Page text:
As those tips suggest, Ansari’s advice isn’t exactly revelatory. Was it necessary to assemble an international study in order to conclude that “our ability and desire to interact with strangers is another muscle that risks atrophy in the smartphone age”? Or that texting “separates you from the person you are speaking with, so you can act differently from how you would in person or even on the phone”? Ansari is clearly fascinated with gadgetry, and perhaps for that reason he overlooks the fact that most modern love begins not merely via devices and screens but with writing. Which is an opportunity missed: exploring the tension between text-based courtship and our predominantly visual culture might have yielded some compelling insights.
That is not the only thing about our society of spectacle that the book declines to address: the influence of Internet pornography on courtship and coupledom goes mostly unexamined. In fact, “Modern Romance” has almost nothing to say on the topic of sex. There is no inquiry into hookup or rape culture, both of which have provoked recent, extensive study; an examination of those topics might have illuminated why, for example, so many men feel entitled to approach women online so callously. The absence of that discussion is in keeping, though, with Ansari’s stage persona. As a comic, Ansari doesn’t avoid sexuality, but he does tend to treat it with ironic distance, often performing his most explicit material in lewd caricature.
“Modern Romance” makes a distinction between “companionate” and “passionate” love, and in many ways Ansari is a companionate entertainer: he offers solace rather than something more dynamic or oppositional to his audience. And, in contrast to some of his standup peers, he generally doesn’t take a dim view of the current age. While Louis C.K., for example, often laments how leading screen-based lives compromises human empathy, Ansari, in his most recent special, claims that, due to social media, “we’re part of the least lonely generation.”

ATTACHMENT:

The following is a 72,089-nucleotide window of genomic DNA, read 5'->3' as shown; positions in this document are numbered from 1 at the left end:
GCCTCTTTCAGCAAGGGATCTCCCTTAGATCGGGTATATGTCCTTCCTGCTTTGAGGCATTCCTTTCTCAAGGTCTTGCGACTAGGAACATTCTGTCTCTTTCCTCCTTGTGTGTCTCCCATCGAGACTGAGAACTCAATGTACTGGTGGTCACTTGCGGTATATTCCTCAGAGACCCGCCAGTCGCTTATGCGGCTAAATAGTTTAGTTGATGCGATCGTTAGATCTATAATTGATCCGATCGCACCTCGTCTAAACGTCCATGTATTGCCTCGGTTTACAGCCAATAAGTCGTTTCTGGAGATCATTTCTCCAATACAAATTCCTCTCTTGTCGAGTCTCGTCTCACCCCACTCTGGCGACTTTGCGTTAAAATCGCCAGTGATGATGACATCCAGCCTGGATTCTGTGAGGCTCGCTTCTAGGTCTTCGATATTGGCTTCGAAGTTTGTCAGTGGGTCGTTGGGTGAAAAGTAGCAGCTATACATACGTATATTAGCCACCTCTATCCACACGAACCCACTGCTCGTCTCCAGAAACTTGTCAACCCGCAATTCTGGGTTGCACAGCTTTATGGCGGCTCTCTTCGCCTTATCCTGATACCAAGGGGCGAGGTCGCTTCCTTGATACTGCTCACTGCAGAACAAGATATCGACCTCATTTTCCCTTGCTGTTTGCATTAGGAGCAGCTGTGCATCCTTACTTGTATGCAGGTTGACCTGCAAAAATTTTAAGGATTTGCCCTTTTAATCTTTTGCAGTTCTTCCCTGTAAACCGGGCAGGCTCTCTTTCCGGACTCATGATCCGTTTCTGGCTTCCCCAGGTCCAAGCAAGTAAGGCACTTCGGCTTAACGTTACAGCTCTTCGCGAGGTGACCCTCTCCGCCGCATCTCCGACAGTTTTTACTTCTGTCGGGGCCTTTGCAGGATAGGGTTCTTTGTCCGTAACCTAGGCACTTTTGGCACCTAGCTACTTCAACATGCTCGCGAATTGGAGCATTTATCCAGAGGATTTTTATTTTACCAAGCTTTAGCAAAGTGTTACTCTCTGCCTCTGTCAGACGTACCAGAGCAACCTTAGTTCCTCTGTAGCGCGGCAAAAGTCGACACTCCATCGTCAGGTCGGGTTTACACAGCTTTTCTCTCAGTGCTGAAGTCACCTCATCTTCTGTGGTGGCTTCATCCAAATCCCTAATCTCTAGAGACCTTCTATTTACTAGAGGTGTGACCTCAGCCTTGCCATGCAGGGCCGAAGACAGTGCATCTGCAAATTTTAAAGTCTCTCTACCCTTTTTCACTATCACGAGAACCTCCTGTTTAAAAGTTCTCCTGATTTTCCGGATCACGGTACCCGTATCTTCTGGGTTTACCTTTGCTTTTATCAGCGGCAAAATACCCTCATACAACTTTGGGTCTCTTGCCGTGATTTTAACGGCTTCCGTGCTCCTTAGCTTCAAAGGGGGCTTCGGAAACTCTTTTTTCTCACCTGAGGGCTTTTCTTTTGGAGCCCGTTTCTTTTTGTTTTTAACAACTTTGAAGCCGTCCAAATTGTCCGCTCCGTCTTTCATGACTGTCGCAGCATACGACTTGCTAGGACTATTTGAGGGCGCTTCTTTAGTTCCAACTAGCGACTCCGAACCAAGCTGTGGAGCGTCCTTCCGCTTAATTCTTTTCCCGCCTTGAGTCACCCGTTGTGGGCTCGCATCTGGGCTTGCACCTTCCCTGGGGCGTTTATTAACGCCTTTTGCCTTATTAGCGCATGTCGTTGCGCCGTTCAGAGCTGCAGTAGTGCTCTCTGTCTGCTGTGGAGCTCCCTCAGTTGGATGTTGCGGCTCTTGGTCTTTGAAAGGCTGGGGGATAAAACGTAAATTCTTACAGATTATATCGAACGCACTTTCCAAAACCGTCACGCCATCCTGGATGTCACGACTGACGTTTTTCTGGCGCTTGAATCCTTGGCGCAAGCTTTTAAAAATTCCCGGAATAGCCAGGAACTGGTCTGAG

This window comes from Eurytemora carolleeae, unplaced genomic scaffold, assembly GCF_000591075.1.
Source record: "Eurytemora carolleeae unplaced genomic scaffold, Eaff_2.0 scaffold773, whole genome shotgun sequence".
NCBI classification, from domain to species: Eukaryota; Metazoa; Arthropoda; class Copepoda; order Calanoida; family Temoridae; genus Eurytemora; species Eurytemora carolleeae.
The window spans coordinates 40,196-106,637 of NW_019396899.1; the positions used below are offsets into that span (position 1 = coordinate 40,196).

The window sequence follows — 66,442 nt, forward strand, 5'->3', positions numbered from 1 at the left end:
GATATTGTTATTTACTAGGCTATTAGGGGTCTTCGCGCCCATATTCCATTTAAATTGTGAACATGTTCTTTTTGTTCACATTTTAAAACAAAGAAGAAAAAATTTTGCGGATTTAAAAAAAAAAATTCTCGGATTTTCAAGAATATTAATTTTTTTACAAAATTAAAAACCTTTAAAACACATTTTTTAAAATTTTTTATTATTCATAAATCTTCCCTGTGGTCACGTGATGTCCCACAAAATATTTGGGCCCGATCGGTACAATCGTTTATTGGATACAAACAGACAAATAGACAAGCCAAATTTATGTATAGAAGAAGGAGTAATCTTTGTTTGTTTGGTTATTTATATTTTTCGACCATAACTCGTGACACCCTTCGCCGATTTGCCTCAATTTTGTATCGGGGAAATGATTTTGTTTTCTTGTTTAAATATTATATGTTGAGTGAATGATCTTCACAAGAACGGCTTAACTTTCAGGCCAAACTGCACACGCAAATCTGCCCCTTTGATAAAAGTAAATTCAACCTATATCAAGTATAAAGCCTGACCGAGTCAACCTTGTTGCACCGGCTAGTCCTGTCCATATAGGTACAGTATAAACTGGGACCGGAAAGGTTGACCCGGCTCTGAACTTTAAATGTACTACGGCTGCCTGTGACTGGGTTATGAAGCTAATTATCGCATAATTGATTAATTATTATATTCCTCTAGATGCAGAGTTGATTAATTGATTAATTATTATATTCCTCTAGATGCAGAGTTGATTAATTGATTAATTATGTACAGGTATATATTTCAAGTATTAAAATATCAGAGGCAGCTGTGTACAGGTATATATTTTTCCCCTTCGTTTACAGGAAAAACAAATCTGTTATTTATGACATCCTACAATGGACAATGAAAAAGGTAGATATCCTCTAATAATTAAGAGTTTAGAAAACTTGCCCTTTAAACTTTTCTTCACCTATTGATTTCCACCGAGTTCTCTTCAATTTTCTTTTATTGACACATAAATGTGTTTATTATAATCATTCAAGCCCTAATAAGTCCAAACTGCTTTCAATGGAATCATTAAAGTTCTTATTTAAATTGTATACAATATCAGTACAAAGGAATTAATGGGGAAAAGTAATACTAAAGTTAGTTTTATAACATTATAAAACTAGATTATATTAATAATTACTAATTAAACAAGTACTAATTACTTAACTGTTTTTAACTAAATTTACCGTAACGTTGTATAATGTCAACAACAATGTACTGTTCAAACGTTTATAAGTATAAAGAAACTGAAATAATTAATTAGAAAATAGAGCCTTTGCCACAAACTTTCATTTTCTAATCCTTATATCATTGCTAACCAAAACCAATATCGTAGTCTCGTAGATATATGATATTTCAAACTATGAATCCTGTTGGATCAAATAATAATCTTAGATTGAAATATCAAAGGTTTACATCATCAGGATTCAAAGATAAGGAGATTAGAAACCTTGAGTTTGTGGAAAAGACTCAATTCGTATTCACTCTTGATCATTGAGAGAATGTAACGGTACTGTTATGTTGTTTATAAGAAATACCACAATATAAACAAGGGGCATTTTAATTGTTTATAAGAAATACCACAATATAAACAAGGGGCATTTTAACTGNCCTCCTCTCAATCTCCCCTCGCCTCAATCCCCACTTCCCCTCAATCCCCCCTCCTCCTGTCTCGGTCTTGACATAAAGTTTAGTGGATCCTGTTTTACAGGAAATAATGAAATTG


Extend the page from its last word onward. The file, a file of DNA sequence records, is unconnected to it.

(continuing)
The “we,” I think, is telling, as is the note of consolation. Part of what Ansari provides, in both his book and his comedy, is a voice for tech-based alienation; it’s a key factor to the scope of his success. Simply by talking about what it’s like to ask someone out by text message, he addresses the vulnerability and the melancholy many of us feel, alone, when our words zip off into the electronic ether. All observational comedy relies on recognition, but by expressing the private neuroses of the digital age Ansari at once communalizes the experience and disperses some of its attendant isolation.
That “we” is also exclusive, though, or at least limited. Ansari’s material speaks specifically to the experiences of a mostly under-forty, heterosexual, middle-class, educated, childless audience. (In 2013, he set up demographically specific focus groups on which to test new jokes.) That fan base is also the population isolated for research in “Modern Romance,” and there’s an accordingly normative focus to the material that feels not just insular but scrubbed clean of irregularities. Granted, men who attempt moronic salvos such as “I like your tits” deserve to be called out, but according to Ansari so does the poor guy whose clueless use of the word “texty” marks him as “a very dorky, terrifyingly Caucasian weirdo.”